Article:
In the wake of the financial crisis of 2008, where the default of subprime mortgages (a small percentage of the overall mortgage market) in the United States caused worldwide economic turmoil, we were told that we needed to “bailout” the biggest and the best of the banks which were in the worst of trouble. The American taxpayers and their children, perhaps generations of grandchildren, would pay out over $700 billion plus interest to return stability and confidence to the banks and get them to resume loaning money to those same taxpayers (who would also have to pay interest on those loans funded by the money on which they were already paying interest). It didn’t work.
The problem continued and the next White House administration decided more of the same was needed. Another $800 billion went to banks (and to support specific industries). This would again be paid by taxpayers for generations. Meanwhile, across the pond, not only were European banks in trouble, so were many of their national governments. Seeing how well the first bailout had worked in the United States, they naturally started the same process over there. It worked just as well. Oh, and the second bailout here at home didn’t work any better than the first. Something else was needed.
The best and brightest economic minds of the Federal Reserve Bank, those brilliant leaders of the world’s biggest banks, decided that what was needed was even more of the same, but with a new twist. This time there would be an on-going bailout “until the crisis is over.” The “Fed” committed to continuing purchases of “troubled assets” from the banks for as long as it takes. Keep in mind that while the Fed has strong ties with the U.S. government, it is an independent and private banking group. The theory behind its operation is that, obviously, the leaders of the biggest banks in the world must know how best to manage both currencies and economies.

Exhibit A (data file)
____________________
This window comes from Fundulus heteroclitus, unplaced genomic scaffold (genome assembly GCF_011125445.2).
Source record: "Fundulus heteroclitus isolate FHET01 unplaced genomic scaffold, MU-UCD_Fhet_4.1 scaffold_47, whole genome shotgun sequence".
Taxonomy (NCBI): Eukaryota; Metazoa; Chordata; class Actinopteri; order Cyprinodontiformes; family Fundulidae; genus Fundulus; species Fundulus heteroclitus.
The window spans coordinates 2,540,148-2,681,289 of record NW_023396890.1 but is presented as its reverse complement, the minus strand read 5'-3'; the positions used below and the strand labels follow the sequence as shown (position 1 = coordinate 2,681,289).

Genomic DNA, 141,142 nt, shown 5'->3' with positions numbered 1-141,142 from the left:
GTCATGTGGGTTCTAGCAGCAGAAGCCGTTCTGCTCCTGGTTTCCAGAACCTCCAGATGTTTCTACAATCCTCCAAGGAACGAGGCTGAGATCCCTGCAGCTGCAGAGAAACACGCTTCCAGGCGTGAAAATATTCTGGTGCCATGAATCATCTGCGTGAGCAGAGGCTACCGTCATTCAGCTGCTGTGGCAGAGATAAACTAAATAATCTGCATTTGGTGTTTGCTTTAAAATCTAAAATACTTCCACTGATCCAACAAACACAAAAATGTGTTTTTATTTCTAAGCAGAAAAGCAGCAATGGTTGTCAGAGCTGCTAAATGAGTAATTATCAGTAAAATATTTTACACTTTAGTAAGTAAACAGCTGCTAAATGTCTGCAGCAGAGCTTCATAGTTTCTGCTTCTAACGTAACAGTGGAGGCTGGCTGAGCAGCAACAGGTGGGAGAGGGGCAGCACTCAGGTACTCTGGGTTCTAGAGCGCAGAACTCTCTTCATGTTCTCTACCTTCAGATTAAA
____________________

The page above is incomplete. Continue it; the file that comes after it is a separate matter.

You may have noticed that not much has been mentioned about what was done to help the average citizen. Well, that’s because not much has been done. Yes, there were incentives for refinancing troubled loans, offers of trade-in credits for those who wanted to buy new cars and trade in their “clunkers,” the government even (eventually) went after those bailed out banks that were foreclosing on people who were not delinquent on their mortgage payments. However, all of the “help” offered to the people was grounded in goading or forcing them to go further into debt. Between the Republicans and the Democrats, the government paid over one trillion dollars to cover the bad debts of the banks, but didn’t help to cover the debts of, or offer any direct relief to, its subjects.
Some will object to my saying that the government covered the bad debts of the banks. They will be quick to point out that the government forced the banks to make bad loans to people who shouldn’t have qualified for them. Those are not the debts I am discussing. The bad debts of the banks, the debts which caused the worldwide financial crisis, were in the essentially unregulated derivatives market in which the banks sold those bad mortgages to other investors, and the credit default swaps which the banks devised and for which they were responsible.